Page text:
The Blur started long before COVID crept out of China and held us all hostage.
At first, everything was a blur. Childhood is barely distinguishable. High school was a drag, but even that’s a confusing blur now.
University seems like a whole different life now, and a very blurry one at that.
When we got locked in last April, it was no longer possible to hide from The Blur, although it had been creeping up on me for a while.
Looking back over the last 11,000-odd days of existence, it was clear that there was nothing that I could say I did with any real consistency.
Nothing worthwhile, at least.
I cried that night. Soon after, I began to do what I always knew I should have been doing: I started to write every day.
At some point, the days I’ve written will outnumber the days I’ve done anything else.
Then, looking back at that blur, I’ll know: I was a writer.
Science likes to put us in groups.
That’s 90% of what science is: classification.
We often read newspaper reports of the latest study that says introverts do this or women prefer that.
Don’t pay too much attention to that pop-science.
The only thing we can be sure of is that those studies were performed on hungover university students by slightly older, arguably less hungover students.
If some parts resonate that’s because our brain is very good at spotting the things we think inside our heads out there in the real world. But there’s little to be gleaned from a study of 20 late-stage teens on a wet Wednesday afternoon in Leeds.
Remember: just because you’re similar doesn’t make you the same.
You are like some people, it’s true. But you are alike no other person that ever was or will be.
Keep breaking that mould, baby!
If only things were different,
I wouldn’t have to be the same.
I could be tall or short or fat,
Or get paid for playing a game.
If only things had been different,
If I’d done that instead of this,
I’d probably be sat on a beach right now,
Immersed in perpetual bliss.
If only things had been different,
If I had been there or then,
I could’ve been stupidly rich and cool,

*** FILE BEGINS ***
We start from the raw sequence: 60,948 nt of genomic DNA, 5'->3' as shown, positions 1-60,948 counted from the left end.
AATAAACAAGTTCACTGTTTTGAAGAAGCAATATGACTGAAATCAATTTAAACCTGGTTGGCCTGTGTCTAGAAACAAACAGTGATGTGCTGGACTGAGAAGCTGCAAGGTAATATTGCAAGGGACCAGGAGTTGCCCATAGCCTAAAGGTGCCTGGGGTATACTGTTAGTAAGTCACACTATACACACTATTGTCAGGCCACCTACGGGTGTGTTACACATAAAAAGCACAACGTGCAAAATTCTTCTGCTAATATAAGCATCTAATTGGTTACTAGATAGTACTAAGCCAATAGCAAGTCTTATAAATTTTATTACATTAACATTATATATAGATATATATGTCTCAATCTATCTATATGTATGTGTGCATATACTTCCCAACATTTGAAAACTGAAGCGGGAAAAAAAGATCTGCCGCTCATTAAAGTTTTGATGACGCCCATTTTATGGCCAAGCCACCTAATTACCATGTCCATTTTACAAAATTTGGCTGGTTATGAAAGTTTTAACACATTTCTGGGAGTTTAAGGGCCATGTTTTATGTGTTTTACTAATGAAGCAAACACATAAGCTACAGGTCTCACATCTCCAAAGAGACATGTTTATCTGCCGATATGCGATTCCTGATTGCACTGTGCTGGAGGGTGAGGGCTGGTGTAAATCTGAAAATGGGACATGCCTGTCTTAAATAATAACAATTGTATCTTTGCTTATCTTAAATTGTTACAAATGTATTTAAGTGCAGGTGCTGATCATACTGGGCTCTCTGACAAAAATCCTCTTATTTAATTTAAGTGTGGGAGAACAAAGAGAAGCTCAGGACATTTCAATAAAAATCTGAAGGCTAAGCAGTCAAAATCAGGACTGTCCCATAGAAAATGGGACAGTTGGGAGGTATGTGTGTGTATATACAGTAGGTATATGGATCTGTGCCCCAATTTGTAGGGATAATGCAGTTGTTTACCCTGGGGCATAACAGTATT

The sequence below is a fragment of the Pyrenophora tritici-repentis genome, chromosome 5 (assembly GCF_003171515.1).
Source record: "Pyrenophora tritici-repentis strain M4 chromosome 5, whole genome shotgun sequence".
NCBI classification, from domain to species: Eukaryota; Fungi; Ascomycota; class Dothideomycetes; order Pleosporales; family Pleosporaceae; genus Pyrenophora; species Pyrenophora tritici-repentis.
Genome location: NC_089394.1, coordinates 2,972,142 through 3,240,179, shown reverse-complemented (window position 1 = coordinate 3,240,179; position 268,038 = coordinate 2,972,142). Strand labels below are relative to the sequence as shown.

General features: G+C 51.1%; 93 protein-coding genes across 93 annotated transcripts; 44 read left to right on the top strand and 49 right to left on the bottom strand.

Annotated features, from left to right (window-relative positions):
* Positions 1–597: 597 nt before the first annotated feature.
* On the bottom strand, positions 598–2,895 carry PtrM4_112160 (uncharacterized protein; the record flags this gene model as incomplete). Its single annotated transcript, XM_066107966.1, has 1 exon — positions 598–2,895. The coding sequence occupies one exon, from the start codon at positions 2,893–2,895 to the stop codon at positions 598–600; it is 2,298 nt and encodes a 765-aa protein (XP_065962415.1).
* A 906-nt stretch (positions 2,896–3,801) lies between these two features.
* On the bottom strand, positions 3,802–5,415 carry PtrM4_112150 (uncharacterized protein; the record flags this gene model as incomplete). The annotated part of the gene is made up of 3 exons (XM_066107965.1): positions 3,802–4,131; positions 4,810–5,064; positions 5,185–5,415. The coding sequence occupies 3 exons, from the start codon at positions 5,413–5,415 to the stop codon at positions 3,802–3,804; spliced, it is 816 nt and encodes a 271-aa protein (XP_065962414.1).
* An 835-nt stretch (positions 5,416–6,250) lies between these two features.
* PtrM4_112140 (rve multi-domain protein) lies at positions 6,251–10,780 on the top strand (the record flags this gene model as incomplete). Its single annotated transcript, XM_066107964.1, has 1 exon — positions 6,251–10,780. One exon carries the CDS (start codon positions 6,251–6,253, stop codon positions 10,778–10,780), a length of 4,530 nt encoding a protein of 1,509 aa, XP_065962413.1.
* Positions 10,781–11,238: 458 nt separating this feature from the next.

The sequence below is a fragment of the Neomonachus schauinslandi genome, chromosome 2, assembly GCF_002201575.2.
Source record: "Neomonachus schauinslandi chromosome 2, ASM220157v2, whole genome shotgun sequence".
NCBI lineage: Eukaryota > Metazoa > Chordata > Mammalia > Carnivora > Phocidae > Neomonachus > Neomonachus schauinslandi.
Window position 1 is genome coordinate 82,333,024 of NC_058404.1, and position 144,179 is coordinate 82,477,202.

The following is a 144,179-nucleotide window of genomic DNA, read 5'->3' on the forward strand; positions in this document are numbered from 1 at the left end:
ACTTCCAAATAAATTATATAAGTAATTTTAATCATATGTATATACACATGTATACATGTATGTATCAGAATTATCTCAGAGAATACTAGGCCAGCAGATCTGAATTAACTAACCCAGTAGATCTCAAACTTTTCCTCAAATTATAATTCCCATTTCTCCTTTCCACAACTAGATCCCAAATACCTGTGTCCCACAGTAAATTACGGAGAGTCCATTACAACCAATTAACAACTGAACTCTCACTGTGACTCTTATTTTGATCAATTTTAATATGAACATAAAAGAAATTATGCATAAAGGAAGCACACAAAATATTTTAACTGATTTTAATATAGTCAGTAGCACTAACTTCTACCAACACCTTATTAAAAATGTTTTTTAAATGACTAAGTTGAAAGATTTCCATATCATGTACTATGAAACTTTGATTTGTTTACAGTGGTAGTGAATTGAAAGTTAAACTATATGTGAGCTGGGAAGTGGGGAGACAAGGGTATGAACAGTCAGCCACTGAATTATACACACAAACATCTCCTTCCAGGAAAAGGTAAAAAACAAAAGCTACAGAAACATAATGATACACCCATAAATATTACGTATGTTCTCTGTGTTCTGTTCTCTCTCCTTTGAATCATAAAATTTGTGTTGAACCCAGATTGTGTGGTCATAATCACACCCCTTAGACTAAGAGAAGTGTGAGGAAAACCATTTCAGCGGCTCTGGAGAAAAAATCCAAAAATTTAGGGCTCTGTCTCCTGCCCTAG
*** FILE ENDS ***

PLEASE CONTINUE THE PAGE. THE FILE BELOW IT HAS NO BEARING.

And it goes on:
But then I wouldn’t get to be Ben.
The most dangerous ideas we have are the ones we use to limit ourselves.
Interestingly, we base many of those on our ideas about other people.
It could be things like “boys like cars” or “girls like dolls” or “salespeople are extroverts” or “running is hard” or “they’re better than me.”
Our identity is as much defined by the things we think we aren’t as by what we think we are. To misquote Seth Godin, “people like me can’t do things like that.”
Fortunately, there are millions of people out there that are just itching to prove us wrong. People who are doing things we think we can’t do but who look suspiciously like us.
There are few things better than having a conversation with someone you admire and respect deeply and realizing that you’re not so different.
Because that’s when “that’s not me” turns into “that could be me.”
And another door opens.
For a long time, I wasn’t a writer.
I had dreamed about it, but I didn’t have anything that proved it. Nothing had been written.
Evading and denying my inner writer caused great anguish and uncertainty in my life. Later, I found some solace because my work involved writing, but deep down, that wasn’t enough.
It was writing, sure, but it wasn’t my writing. Copywriting is all about writing for someone else in someone else’s voice, after all. But it paid the bills.